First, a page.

Play with their minds. If you’re doing all this positive, good stuff, then it’s okay to have some fun with your competition — that is, to intentionally play with their minds. Here are some examples to inspire you:

During the Korean War, the U.S. Army Office of Strategic Services left a supply of condoms for the Communist Chinese to find. The condoms were specially manufactured in an extra-large size. The label on the boxes, however, said, “Made in the USA, Size Medium.”
Hannibal once had his soldiers tie bundles of brush to the horns of cattle. At night, his soldiers lit the brushwood on fire, and Hannibal’s Roman enemies thought that thousands of soldiers were marching toward them.

A pizza company that was entering the Denver market for the first time ran a promotion offering two pizzas for the price of one if customers brought in the torn-out yellow pages ad of its competition.

A national hardware store chain opened up right next to a longtime community hardware store. After a period of depression and panic, the store owner came up with a very clever ploy. He put up a sign on the front of his store that said, “Main Entrance.”

© 2006 Nightingale-Conant Corporation

Have you seen my other blog?

Advertisements

One Response to “Art of driving competition crazy”

  1. whoami123 said

    .

    We work like a horse.
    We eat like a pig.
    We like to play chicken.
    You can get someone’s goat.
    We can be as slippery as a snake.
    We get dog tired.
    We can be as quiet as a mouse.
    We can be as quick as a cat.
    Some of us are as strong as an ox.
    People try to buffalo others.
    Some are as ugly as a toad.
    We can be as gentle as a lamb.
    Sometimes we are as happy as a lark.
    Some of us drink like a fish.
    We can be as proud as a peacock.
    A few of us are as hairy as a gorilla.
    You can get a frog in your throat.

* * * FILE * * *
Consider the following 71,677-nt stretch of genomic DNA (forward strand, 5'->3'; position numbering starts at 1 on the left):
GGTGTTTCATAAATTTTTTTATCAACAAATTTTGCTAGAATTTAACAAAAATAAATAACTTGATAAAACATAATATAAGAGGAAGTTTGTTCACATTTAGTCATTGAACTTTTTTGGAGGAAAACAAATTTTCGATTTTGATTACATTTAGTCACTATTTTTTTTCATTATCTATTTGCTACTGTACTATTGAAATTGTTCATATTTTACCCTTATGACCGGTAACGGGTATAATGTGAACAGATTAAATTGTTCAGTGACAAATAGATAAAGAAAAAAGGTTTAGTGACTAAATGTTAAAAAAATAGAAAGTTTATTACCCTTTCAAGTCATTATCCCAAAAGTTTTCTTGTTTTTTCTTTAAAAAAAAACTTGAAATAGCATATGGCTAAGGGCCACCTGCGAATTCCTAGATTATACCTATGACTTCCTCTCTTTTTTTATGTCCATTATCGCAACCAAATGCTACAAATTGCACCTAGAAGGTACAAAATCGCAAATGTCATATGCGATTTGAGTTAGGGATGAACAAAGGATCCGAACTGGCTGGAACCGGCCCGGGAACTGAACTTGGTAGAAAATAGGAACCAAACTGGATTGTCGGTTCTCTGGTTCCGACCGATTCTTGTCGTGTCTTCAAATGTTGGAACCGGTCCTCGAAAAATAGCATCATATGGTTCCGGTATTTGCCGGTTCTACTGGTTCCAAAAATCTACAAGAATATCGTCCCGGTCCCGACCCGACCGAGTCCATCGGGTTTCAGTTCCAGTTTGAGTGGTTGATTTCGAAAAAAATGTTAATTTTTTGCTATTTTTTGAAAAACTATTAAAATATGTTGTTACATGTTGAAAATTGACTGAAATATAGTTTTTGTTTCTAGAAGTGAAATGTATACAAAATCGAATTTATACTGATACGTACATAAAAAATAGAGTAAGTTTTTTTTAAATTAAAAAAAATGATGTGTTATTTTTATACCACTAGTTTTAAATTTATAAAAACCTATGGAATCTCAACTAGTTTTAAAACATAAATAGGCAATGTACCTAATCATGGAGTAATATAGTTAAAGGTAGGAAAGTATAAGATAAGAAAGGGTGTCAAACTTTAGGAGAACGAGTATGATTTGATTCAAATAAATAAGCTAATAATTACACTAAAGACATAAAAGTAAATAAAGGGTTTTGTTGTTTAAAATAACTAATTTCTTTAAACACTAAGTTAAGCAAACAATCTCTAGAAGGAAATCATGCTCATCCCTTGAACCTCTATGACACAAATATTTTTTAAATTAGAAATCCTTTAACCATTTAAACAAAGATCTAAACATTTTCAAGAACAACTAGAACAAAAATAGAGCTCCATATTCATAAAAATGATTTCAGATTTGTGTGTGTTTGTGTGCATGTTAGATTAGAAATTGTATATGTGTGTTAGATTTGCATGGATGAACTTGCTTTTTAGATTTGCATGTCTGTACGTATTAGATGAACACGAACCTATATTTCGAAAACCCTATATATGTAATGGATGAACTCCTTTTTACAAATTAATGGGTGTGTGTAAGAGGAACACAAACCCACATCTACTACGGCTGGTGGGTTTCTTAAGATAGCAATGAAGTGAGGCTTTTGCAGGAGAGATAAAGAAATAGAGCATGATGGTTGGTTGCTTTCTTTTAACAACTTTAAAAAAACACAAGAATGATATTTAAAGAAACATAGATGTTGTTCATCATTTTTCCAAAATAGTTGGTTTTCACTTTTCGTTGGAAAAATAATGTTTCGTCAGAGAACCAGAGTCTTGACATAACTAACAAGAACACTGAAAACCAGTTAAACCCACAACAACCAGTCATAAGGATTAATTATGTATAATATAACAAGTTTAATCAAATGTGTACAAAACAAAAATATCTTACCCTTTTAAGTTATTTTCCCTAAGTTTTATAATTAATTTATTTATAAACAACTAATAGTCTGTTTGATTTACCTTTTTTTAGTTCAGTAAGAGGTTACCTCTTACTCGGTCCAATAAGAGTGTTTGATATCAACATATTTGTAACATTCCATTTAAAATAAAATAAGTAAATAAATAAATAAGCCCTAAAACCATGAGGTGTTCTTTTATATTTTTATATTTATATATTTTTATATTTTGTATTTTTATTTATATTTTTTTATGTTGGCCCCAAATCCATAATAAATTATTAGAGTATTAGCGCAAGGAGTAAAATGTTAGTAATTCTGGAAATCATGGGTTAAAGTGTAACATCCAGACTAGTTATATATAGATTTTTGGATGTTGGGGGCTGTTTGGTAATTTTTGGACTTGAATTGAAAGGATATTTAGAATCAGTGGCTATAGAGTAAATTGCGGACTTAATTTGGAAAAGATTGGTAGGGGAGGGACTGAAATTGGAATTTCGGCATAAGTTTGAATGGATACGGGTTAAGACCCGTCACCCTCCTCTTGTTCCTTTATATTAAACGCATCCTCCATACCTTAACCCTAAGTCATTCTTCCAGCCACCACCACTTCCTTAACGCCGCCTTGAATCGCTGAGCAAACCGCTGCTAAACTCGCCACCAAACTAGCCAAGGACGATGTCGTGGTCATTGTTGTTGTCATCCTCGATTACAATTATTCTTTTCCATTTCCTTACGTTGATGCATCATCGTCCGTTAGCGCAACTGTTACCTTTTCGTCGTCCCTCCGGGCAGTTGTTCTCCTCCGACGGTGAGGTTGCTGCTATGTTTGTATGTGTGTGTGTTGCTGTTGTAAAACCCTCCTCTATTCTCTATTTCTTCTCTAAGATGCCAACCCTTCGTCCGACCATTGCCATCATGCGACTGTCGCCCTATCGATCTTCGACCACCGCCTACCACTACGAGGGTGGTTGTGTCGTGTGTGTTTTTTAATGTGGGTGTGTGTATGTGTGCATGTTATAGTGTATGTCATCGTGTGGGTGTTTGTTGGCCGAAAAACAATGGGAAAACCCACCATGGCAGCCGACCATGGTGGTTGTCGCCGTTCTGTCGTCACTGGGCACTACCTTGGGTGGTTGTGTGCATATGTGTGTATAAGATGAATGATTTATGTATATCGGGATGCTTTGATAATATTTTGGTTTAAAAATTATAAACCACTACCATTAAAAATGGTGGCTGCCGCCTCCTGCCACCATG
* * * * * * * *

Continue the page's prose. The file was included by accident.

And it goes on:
We can be a lone wolf.
    But I’m having a whale of a time!

    You have a riveting web log
    and undoubtedly must have
    atypical & quiescent potential
    for your intended readership.
    May I suggest that you do
    everything in your power to
    honor your encyclopedic/omniscient
    Designer/Architect as well
    as your revering audience.
    As soon as we acknowledge
    this Supreme Designer/Architect,
    Who has erected the beauteous
    fabric of the universe, our minds
    must necessarily be ravished with
    wonder at this infinate goodness,
    wisdom and power.

    Please remember to never
    restrict anyone’s opportunities
    for ascertaining uninterrupted
    existence for their quintessence.

    There is a time for everything,
    a season for every activity
    under heaven. A time to be
    born and a time to die. A
    time to plant and a time to
    harvest. A time to kill and
    a time to heal. A time to
    tear down and a time to
    rebuild. A time to cry and
    a time to laugh. A time to
    grieve and a time to dance.
    A time to scatter stones
    and a time to gather stones.
    A time to embrace and a
    time to turn away. A time to
    search and a time to lose.
    A time to keep and a time to
    throw away. A time to tear
    and a time to mend. A time
    to be quiet and a time to
    speak up. A time to love
    and a time to hate. A time
    for war and a time for peace.

    Best wishes for continued ascendancy,
    Dr. Whoami

    P.S. One thing of which I am sure is
    that the common culture of my youth
    is gone for good. It was hollowed out
    by the rise of ethnic “identity politics,”
    then splintered beyond hope of repair
    by the emergence of the web-based
    technologies that so maximized and
    facilitated cultural choice as to make
    the broad-based offerings of the old
    mass media look bland and unchallenging
    by comparison.”

Leave a Reply

Fill in your details below or click an icon to log in:

WordPress.com Logo

You are commenting using your WordPress.com account. Log Out / Change )

Twitter picture

You are commenting using your Twitter account. Log Out / Change )

Facebook photo

You are commenting using your Facebook account. Log Out / Change )

Google+ photo

You are commenting using your Google+ account. Log Out / Change )

Connecting to %s

 
%d bloggers like this: